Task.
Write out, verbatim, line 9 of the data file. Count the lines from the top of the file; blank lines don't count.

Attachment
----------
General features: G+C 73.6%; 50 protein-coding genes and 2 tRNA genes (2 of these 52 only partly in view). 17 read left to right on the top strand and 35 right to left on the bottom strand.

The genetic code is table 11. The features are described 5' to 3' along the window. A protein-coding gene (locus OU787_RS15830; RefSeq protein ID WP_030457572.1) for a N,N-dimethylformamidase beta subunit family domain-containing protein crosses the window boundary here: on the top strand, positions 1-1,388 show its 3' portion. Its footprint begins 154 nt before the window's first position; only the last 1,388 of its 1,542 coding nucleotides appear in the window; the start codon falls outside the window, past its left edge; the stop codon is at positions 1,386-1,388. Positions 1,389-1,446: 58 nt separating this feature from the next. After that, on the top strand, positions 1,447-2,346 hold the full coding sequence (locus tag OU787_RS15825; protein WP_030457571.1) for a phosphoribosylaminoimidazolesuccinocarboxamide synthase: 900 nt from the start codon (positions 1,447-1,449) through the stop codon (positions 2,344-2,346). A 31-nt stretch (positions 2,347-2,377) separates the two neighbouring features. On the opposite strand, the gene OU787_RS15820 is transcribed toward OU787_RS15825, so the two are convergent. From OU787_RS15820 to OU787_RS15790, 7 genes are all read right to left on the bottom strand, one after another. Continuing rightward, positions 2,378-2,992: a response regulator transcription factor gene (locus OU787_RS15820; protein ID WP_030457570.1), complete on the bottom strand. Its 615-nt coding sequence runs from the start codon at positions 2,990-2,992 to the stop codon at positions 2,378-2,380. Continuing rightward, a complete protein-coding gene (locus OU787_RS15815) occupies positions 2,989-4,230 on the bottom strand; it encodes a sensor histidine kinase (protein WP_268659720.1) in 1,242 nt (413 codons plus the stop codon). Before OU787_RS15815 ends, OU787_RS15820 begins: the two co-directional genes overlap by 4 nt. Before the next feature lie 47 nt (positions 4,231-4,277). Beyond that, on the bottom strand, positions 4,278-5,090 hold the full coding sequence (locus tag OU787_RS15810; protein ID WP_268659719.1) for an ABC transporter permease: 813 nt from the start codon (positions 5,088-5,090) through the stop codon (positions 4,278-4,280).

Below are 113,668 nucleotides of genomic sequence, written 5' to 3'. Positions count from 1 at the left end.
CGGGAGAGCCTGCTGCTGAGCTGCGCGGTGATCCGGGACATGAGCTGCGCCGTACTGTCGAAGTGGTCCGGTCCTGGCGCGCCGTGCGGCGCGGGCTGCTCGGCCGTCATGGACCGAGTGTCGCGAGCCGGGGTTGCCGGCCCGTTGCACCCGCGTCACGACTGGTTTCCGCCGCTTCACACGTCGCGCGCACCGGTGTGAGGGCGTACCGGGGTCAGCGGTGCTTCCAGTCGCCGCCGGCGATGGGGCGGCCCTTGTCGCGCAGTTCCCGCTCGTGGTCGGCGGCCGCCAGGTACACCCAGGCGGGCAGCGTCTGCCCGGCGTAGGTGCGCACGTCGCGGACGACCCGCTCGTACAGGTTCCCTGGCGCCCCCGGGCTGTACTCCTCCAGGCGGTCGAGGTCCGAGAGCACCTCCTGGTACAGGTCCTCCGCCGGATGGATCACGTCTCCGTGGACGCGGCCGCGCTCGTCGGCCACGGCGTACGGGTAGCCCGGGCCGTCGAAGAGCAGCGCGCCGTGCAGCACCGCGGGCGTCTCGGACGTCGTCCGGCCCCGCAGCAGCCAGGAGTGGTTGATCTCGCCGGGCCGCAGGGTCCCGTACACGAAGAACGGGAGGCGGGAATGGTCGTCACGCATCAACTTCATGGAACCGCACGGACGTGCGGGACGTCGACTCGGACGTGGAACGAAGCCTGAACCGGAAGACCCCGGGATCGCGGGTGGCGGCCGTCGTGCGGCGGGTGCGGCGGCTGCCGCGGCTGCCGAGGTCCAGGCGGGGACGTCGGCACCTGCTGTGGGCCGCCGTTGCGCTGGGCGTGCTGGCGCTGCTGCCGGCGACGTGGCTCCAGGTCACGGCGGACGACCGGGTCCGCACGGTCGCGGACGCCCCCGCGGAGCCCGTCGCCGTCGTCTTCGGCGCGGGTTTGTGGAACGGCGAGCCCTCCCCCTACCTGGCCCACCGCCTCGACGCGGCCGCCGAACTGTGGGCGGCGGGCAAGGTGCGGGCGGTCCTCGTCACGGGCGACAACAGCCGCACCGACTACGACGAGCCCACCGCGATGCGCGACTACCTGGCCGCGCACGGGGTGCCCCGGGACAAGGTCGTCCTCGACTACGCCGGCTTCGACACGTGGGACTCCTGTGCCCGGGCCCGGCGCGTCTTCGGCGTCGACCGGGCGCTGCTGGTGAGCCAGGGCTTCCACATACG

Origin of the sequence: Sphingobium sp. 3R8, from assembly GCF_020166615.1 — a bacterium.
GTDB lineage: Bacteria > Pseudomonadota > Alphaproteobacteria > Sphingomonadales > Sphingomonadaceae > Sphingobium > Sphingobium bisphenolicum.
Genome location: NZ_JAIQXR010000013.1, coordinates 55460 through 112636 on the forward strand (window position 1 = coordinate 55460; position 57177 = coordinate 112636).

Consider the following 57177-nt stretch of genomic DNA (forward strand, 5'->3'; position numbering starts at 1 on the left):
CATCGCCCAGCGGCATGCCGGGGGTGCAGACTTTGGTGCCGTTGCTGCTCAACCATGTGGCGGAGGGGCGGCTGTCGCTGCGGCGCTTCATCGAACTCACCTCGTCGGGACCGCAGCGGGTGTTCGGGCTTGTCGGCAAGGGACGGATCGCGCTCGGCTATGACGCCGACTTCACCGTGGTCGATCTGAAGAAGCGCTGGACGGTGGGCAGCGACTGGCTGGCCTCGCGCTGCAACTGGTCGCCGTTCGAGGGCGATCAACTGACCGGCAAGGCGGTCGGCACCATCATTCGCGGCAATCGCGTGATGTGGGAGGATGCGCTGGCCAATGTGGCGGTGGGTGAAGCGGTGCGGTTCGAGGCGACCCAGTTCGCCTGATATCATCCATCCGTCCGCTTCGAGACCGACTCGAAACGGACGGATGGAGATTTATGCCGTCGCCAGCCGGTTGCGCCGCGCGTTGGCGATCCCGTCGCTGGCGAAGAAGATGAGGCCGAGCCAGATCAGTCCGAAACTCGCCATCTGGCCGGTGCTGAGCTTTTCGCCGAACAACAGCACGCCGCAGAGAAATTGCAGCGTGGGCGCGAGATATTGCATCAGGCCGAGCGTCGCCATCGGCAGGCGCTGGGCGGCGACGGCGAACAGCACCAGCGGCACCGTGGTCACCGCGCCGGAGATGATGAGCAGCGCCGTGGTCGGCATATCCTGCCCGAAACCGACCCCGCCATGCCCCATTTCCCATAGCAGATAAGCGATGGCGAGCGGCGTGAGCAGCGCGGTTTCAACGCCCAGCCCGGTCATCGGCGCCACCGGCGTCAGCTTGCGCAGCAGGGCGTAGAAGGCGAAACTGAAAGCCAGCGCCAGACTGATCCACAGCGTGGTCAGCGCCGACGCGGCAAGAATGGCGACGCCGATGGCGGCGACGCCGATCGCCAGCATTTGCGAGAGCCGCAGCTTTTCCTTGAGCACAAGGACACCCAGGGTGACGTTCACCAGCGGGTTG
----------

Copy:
CATCGCCCAGCGGCATGCCGGGGGTGCAGACTTTGGTGCCGTTGCTGCTCAACCATGTGGCGGAGGGGCGGCTGTCGCTGCGGCGCTTCATCGAACTCACCTCGTCGGGACCGCAGCGGGTGTTCGGGCTTGTCGGCAAGGGACGGATCGCGCTCGGCTATGACGCCGACTTCACCGTGGTCGATCTGAAGAAGCGCTGGACGGTGGGCAGCGACTGGCTGGCCTCGCGCTGCAACTGGTCGCCGTTCGAGGGCGATCAACTGACCGGCAAGGCGGTCGGCACCATCATTCGCGGCAATCGCGTGATGTGGGAGGATGCGCTGGCCAATGTGGCGGTGGGTGAAGCGGTGCGGTTCGAGGCGACCCAGTTCGCCTGATATCATCCATCCGTCCGCTTCGAGACCGACTCGAAACGGACGGATGGAGATTTATGCCGTCGCCAGCCGGTTGCGCCGCGCGTTGGCGATCCCGTCGCTGGCGAAGAAGATGAGGCCGAGCCAGATCAGTCCGAAACTCGCCATCTGGCCGGTGCTGAGCTTTTCGCCGAACAACAGCACGCCGCAGAGAAATTGCAGCGTGGGCGCGAGATATTGCATCAGGCCGAGCGTCGCCATCGGCAGGCGCTGGGCGGCGACGGCGAACAGCACCAGCGGCACCGTGGTCACCGCGCCGGAGATGATGAGCAGCGCCGTGGTCGGCATATCCTGCCCGAAACCGACCCCGCCATGCCCCATTTCCCATAGCAGATAAGCGATGGCGAGCGGCGTGAGCAGCGCGGTTTCAACGCCCAGCCCGGTCATCGGCGCCACCGGCGTCAGCTTGCGCAGCAGGGCGTAGAAGGCGAAACTGAAAGCCAGCGCCAGACTGATCCACAGCGTGGTCAGCGCCGACGCGGCAAGAATGGCGACGCCGATGGCGGCGACGCCGATCGCCAGCATTTGCGAGAGCCGCAGCTTTTCCTTGAGCACAAGGACACCCAGGGTGACGTTCACCAGCGGGTTG